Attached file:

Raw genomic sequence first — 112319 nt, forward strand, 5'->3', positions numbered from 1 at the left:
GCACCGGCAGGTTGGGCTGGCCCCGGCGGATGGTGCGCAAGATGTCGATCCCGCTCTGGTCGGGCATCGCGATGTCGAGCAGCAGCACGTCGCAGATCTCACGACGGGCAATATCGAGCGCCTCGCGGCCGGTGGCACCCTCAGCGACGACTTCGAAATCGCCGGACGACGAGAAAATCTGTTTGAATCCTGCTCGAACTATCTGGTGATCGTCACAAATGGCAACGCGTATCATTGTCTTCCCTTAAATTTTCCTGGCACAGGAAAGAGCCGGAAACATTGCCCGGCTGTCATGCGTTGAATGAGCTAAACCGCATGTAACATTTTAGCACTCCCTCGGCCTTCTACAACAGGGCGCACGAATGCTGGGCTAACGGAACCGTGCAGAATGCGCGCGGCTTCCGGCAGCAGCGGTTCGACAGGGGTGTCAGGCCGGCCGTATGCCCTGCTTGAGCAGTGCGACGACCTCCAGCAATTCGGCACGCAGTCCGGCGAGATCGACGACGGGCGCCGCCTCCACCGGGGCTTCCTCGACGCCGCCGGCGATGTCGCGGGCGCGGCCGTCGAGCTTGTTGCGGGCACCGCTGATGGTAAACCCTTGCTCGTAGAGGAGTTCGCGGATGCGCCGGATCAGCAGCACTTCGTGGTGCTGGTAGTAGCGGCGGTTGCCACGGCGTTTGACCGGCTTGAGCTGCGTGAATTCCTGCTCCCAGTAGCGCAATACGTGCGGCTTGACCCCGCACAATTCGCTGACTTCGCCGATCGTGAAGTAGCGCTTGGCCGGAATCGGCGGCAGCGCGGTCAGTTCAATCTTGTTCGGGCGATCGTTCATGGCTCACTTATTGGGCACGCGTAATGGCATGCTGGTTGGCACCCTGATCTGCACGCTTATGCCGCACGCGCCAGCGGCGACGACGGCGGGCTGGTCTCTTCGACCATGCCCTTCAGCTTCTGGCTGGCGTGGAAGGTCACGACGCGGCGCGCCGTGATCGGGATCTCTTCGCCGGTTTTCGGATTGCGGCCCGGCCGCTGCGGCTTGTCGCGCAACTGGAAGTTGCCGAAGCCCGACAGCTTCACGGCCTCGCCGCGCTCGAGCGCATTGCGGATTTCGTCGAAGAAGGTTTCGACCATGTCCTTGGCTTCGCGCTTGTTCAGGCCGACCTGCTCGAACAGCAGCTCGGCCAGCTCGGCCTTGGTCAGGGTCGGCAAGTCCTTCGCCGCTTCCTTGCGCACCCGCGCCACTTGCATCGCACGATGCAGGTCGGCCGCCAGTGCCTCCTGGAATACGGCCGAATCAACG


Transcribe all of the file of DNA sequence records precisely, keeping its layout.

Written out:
Raw genomic sequence first — 112319 nt, forward strand, 5'->3', positions numbered from 1 at the left:
GCACCGGCAGGTTGGGCTGGCCCCGGCGGATGGTGCGCAAGATGTCGATCCCGCTCTGGTCGGGCATCGCGATGTCGAGCAGCAGCACGTCGCAGATCTCACGACGGGCAATATCGAGCGCCTCGCGGCCGGTGGCACCCTCAGCGACGACTTCGAAATCGCCGGACGACGAGAAAATCTGTTTGAATCCTGCTCGAACTATCTGGTGATCGTCACAAATGGCAACGCGTATCATTGTCTTCCCTTAAATTTTCCTGGCACAGGAAAGAGCCGGAAACATTGCCCGGCTGTCATGCGTTGAATGAGCTAAACCGCATGTAACATTTTAGCACTCCCTCGGCCTTCTACAACAGGGCGCACGAATGCTGGGCTAACGGAACCGTGCAGAATGCGCGCGGCTTCCGGCAGCAGCGGTTCGACAGGGGTGTCAGGCCGGCCGTATGCCCTGCTTGAGCAGTGCGACGACCTCCAGCAATTCGGCACGCAGTCCGGCGAGATCGACGACGGGCGCCGCCTCCACCGGGGCTTCCTCGACGCCGCCGGCGATGTCGCGGGCGCGGCCGTCGAGCTTGTTGCGGGCACCGCTGATGGTAAACCCTTGCTCGTAGAGGAGTTCGCGGATGCGCCGGATCAGCAGCACTTCGTGGTGCTGGTAGTAGCGGCGGTTGCCACGGCGTTTGACCGGCTTGAGCTGCGTGAATTCCTGCTCCCAGTAGCGCAATACGTGCGGCTTGACCCCGCACAATTCGCTGACTTCGCCGATCGTGAAGTAGCGCTTGGCCGGAATCGGCGGCAGCGCGGTCAGTTCAATCTTGTTCGGGCGATCGTTCATGGCTCACTTATTGGGCACGCGTAATGGCATGCTGGTTGGCACCCTGATCTGCACGCTTATGCCGCACGCGCCAGCGGCGACGACGGCGGGCTGGTCTCTTCGACCATGCCCTTCAGCTTCTGGCTGGCGTGGAAGGTCACGACGCGGCGCGCCGTGATCGGGATCTCTTCGCCGGTTTTCGGATTGCGGCCCGGCCGCTGCGGCTTGTCGCGCAACTGGAAGTTGCCGAAGCCCGACAGCTTCACGGCCTCGCCGCGCTCGAGCGCATTGCGGATTTCGTCGAAGAAGGTTTCGACCATGTCCTTGGCTTCGCGCTTGTTCAGGCCGACCTGCTCGAACAGCAGCTCGGCCAGCTCGGCCTTGGTCAGGGTCGGCAAGTCCTTCGCCGCTTCCTTGCGCACCCGCGCCACTTGCATCGCACGATGCAGGTCGGCCGCCAGTGCCTCCTGGAATACGGCCGAATCAACG